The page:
“In addition, the Supreme Court has recognized… that if a pension fund were ‘on the verge of bankruptcy or imminent bankruptcy’ and ‘benefits [were] in immediate danger of being diminished,’ then pension participants would have a cause of action in circuit court to enforce their right to receive payments (McNamee, 173 Ill. 2d at 446-47, 62 N.E.2d at 1166; Sklodowski, 182 Ill. 2d at 233, 695 N.E.2d at 379.).
“This conclusion comports with the drafters’ original intent, (See IV Proceedings 2926 (statements of principal sponsor, Delegate Kinney) (defining the word ‘enforceable’ as ‘meant to provide that the rights established shall be subject to judicial proceedings and can be enforced through court action’; and defining the word ‘impaired’ as ‘meant to imply and to intend that if a pension fund would be on the verge of default or imminent bankruptcy, a group action could be taken to show that these rights should be preserved’); id. (Statements of cosponsor, Delegate Kemp) (stating he understood the Clause as making ‘certain that irrespective of the financial condition of a municipality or even the state government that those persons who have worked for often substandard wages over a long period of time could at least expect to live in some kind of dignity during their golden years’) (emphasis added) and the voters’ understanding that pension recipients would receive their full benefits… (See supra notes 196-202 and accompanying text (discussing the Convention’s official explanation and newspaper articles).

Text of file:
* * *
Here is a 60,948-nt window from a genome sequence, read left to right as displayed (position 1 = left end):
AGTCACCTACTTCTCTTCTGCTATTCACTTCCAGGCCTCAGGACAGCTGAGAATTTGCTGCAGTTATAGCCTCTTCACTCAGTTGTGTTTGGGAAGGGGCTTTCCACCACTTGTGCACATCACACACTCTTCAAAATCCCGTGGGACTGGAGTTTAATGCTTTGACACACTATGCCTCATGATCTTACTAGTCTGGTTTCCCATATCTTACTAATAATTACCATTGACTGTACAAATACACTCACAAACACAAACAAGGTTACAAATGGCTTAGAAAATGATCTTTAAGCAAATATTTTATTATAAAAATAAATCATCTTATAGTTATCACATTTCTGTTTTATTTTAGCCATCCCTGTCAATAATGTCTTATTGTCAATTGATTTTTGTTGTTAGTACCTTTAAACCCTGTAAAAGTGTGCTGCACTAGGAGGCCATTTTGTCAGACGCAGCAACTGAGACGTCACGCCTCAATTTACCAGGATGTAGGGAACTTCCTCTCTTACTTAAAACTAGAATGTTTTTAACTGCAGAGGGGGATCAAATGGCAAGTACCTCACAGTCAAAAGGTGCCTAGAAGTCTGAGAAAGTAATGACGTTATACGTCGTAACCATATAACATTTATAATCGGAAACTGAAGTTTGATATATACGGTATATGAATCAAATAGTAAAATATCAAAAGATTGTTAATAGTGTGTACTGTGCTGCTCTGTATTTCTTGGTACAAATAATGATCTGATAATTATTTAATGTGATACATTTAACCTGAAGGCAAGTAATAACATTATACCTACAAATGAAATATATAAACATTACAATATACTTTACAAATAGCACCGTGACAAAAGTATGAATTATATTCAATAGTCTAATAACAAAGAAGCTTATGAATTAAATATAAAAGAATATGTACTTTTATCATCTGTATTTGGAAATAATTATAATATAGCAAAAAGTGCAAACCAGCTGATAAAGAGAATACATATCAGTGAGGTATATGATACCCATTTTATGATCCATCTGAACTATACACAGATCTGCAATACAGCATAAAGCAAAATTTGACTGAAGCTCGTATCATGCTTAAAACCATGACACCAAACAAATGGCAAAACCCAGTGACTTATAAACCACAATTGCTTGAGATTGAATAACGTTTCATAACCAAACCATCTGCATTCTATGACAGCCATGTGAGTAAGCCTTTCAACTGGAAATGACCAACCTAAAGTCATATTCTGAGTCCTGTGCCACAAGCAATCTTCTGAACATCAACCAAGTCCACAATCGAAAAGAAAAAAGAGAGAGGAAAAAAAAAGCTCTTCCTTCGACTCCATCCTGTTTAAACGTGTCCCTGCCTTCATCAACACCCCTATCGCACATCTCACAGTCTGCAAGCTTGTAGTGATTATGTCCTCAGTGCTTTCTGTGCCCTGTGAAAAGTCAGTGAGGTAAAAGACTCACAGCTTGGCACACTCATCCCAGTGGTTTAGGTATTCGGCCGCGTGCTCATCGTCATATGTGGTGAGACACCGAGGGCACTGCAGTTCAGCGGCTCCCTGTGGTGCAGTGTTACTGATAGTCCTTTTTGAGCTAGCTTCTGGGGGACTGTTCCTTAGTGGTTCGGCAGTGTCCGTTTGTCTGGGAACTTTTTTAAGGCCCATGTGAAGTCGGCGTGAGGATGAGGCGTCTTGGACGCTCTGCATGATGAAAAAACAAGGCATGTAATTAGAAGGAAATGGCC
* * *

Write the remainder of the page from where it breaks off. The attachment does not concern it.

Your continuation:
“In sum, if the Illinois Supreme Court were confronted with a circumstance where a pension fund was on the verge of default and pension payments were diminished, then the court would most likely permit a mandamus action to proceed and resolve that action in the same manner as Jorgenson v. Blagojevich  (211 Ill. 2d 286, 811 N.E.2d 652 (2004). See People ex rel. Sklodowski v. Illinois Retired Teachers Association, 284 Ill. App. 3d 809, 817-18, 674 N.E.2d 81, 86-87 (1st Dist. 1996)…
“As noted, that provision bars the diminishment of judicial salaries just as the Clause prohibits the diminishment of pension benefit rights. Accordingly, the Supreme Court would most likely grant pension participants the same relief provided in Jorgenson by compelling the Comptroller to pay the needed funds from the State General Revenue Fund, especially since the State Pension Funds Continuing Appropriation Act requires automatic appropriations be made from the Fund to the five State pension systems. (40 ILCS 15/1 (2008); 40 ILCS 15/1.1 (2008); 40 ILCS 15/1.2 (2008).)…” (IS WELCHING ON PUBLIC PENSION PROMISES AN OPTION FOR ILLINOIS?
AN ANALYSIS OF ARTICLE XIII, SECTION 5 OF THE ILLINOIS CONSTITUTION by Eric M. Madiar, former Chief Legal Counsel to Illinois Senate President John J. Cullerton and Parliamentarian of the Illinois Senate, (pages 65-70). (What happens if the Illinois public pension funds are “on the verge of bankruptcy?”